Impressive though this book is, it is not just a set of printed words to be admired at a distance. It is a conversation, with a range of established poets, critics, philosophers and theologians, to be sure, but also with us; it is a conversation that bids us welcome and encourages our response. Whether or not we agree with everything that is said is not really the point. For the most part, I do (or have come to) agree, but where I do not, the book is no less valuable. In making this latter observation, I am thinking about an assumption that permeates much of the book, namely that that the modern world is best described as secular and that there is an inevitable drift of Protestantism into an "immanent social sphere" (19) that is, ultimately, godless. Schwartz does not the use the term secularism unthinkingly, but my own sense is that the term needs to be interrogated further. Why should one accept the argument of figures such as Slavoj Zizek, that the Christian (Catholic or Protestant) faiths emphasis on a God who makes himself known and takes on flesh, must lead us to think of the secular? The logic of such arguments requires that God be defined in terms of pure transcendence, a definition that is questionable from a Christian point of view. Of course, rethinking the term secular is no easier than trying to define precisely what one means by 'Ca Christian point of view." And it is in this context, of an ongoing conversation about important and difficult matters, that the few elements of the book that I am less persuaded by should be seen. Schwartz offers us a rich feast of ideas and enables us to participate in a vital conversation; I have thoroughly enjoyed consuming what she has to say, and I urge others to take the opportunity to do likewise.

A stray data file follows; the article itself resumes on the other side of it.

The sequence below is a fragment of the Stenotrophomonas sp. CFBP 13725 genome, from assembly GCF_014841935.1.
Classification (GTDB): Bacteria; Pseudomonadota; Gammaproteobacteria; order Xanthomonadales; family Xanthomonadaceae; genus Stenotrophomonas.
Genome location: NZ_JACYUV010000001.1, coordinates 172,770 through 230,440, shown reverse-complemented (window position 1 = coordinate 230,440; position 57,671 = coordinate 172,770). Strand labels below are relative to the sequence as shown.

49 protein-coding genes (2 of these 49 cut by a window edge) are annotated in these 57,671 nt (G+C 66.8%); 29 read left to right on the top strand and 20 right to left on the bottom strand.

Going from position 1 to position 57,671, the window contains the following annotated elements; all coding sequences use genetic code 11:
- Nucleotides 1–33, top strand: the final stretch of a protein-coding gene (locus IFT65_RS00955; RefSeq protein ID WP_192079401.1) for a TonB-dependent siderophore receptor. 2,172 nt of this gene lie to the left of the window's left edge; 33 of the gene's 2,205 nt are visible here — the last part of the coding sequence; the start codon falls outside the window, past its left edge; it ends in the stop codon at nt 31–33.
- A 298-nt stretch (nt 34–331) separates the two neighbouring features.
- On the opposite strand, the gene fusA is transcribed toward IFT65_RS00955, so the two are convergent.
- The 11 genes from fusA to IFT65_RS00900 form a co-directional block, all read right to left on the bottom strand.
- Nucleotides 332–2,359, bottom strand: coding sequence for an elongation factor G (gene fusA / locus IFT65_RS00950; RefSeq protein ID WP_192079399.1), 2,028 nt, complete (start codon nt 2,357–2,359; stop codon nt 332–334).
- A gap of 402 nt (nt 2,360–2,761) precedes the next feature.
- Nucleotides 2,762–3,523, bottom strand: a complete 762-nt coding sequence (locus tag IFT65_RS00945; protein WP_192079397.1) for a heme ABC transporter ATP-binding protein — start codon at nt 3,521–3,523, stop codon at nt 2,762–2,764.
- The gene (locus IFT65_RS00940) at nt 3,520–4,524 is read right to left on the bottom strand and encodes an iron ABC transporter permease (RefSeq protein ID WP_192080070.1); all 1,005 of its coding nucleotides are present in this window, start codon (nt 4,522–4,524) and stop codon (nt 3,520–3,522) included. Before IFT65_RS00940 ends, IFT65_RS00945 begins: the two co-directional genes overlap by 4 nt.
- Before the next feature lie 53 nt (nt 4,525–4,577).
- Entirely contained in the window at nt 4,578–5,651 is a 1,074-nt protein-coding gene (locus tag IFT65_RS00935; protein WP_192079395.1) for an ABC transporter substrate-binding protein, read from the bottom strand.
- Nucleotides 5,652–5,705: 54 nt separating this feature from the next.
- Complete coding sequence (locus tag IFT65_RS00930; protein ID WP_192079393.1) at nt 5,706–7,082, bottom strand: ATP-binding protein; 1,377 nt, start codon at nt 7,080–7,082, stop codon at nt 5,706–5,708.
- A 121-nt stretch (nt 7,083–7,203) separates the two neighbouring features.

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|Publication:||Christianity and Literature|
|Article Type:||Book review|
|Date:||Sep 22, 2010|